Among the 25 books reviewed this week: Solito, Javier Zamora's "heart-pounding, vivid recollection" of his 3,000-mile trek from El Salvador to "La USA"; Two Nurses, Smoking by David Means, 10 "exceptional" stories that cover death, romance and the ravages of mental illness; the "heartfelt and hilarious graphic memoir" The Tryout, in which two-time Newbery Honoree Christina Soontornvat describes her experience auditioning with her best friend for the cheerleading squad, illustrated by Joanna Cacao; plus so many more!
Kate Beaton talks in The Writer's Life about shifting from her webcomic Hark! A Vagrant to her graphic memoir Ducks: Two Years in the Oil Sands, why she stopped drawing and how some comics creators online brought her back to her passion.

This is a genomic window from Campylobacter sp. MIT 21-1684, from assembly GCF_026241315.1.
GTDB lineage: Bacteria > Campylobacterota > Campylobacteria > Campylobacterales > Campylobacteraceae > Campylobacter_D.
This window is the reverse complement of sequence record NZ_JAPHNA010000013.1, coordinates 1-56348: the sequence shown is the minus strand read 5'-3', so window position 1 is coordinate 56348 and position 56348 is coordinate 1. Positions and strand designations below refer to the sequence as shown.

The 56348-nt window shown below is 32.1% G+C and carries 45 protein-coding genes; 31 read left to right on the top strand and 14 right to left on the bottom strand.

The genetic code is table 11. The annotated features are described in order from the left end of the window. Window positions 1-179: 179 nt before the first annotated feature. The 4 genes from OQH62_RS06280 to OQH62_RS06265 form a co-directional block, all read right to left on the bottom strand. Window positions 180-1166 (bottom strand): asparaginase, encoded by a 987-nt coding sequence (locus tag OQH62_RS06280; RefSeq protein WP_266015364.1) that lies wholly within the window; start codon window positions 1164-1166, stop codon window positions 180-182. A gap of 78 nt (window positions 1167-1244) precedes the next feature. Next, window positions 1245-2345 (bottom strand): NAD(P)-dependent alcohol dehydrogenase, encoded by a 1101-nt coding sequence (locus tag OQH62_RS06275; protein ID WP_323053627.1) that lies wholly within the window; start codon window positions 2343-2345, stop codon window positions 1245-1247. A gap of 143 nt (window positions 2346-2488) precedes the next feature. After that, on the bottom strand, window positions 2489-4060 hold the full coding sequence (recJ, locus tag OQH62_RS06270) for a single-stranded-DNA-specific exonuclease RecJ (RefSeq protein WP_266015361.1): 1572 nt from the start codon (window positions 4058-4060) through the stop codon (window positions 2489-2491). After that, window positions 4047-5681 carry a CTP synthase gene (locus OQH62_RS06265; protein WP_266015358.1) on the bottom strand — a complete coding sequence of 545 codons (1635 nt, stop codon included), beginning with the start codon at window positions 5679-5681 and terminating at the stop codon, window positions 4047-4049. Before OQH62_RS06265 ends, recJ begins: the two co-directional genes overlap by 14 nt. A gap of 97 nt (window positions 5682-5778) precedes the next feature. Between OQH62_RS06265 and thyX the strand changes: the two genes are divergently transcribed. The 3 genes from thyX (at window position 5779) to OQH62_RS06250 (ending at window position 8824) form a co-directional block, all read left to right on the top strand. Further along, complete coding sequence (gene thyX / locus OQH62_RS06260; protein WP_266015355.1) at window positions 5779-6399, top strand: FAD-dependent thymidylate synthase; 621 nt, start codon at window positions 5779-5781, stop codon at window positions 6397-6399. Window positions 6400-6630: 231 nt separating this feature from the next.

Two Nurses, Smoking
by David Means
Death, loss and the ravages of mental illness aren't the ingredients for light entertainment, but they make for a memorable reading experience in the exceptional story collection Two Nurses, Smoking by David Means (Instructions for a Funeral). These 10 stories are set in and around upstate New York and feature protagonists quietly tending to scars that life has inflicted upon them. The stories are formally inventive, and the lenses through which characters are seen aren't always conventional, as with "Clementine, Carmelita, Dog," told from the perspective of a "middle-aged dachshund with a short-haired, caramel-colored coat." The dog describes the grief of his widowed owner, Norman, before a stranger, thinking the dog is lost, takes her home.